In unusual cases, extension lines may be drawn at other angles if their meaning is clear. As far as practical, avoid drawing extension lines directly to the outline of an object. When it is necessary for extension lines to cross each other, they should be broken (exceptions to this rule have been adopted since the development of CAD software).
A dimension line, terminating at either end in a long, pointed arrowhead, is inserted between each pair of extension lines. Occasionally, when the radius of an arc is to be indicated, there is an arrow at only the end of the line that touches the arc. The other end, without an arrow, terminates at the point used as the center in drawing the arc.
The arrowhead on a dimension or leader line is an important detail of a drawing. If these arrowheads are sloppily drawn and vary in size, the drawing will not look finished and professional.
The size of the arrowhead used on a drawing may vary with the size of the drawing, but all arrowheads on a single drawing should be the same size, except occasionally when space is very restricted. The arrowheads used on Navy drawings are usually solid, or filled in, and are between one eighth and one fourth of an inch long, with the length about three times the spread. (See fig. 3-32.)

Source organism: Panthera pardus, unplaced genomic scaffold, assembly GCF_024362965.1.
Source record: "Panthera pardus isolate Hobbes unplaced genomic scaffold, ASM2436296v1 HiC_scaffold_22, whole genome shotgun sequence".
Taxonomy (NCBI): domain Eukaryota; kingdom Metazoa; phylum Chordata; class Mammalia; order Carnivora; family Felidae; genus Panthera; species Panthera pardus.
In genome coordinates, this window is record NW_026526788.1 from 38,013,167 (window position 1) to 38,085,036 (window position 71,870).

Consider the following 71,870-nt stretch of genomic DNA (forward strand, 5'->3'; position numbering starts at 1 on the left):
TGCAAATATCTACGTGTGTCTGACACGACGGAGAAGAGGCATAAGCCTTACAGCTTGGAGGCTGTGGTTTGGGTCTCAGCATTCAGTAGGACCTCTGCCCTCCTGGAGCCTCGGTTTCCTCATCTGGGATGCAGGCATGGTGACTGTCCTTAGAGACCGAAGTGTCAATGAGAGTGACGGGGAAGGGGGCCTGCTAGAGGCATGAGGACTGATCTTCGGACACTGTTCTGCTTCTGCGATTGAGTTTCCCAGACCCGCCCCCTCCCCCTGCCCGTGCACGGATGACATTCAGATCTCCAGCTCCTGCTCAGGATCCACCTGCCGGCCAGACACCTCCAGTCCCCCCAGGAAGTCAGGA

With a little practice, you can learn to make good arrowheads freehand, Referring to figure 3-32, first define the length of the arrowhead with a short stroke as shown at A. Then draw the sides of the arrowhead as indicated at B and C. Finally, fill in the area enclosed by the lines, as shown at D.
Leaders are used to connect numbers, references, or notes to the appropriate surfaces or lines on the drawing. From any suitable portion of the reference, note, or number, a short line is drawn parallel to the lettering. From this line the remainder of the leader is drawn at an angle (dog leg) to an arrowhead or dot. In this way, the leader will not be confused with other lines of the drawing. If the reference is to a line, the leader is always terminated at this line with an arrowhead, as shown in figure 3-33. However, a reference to a surface terminates with a dot within the outline of that surface.
The size of the graphic representation of an object is often reduced (usually for the purpose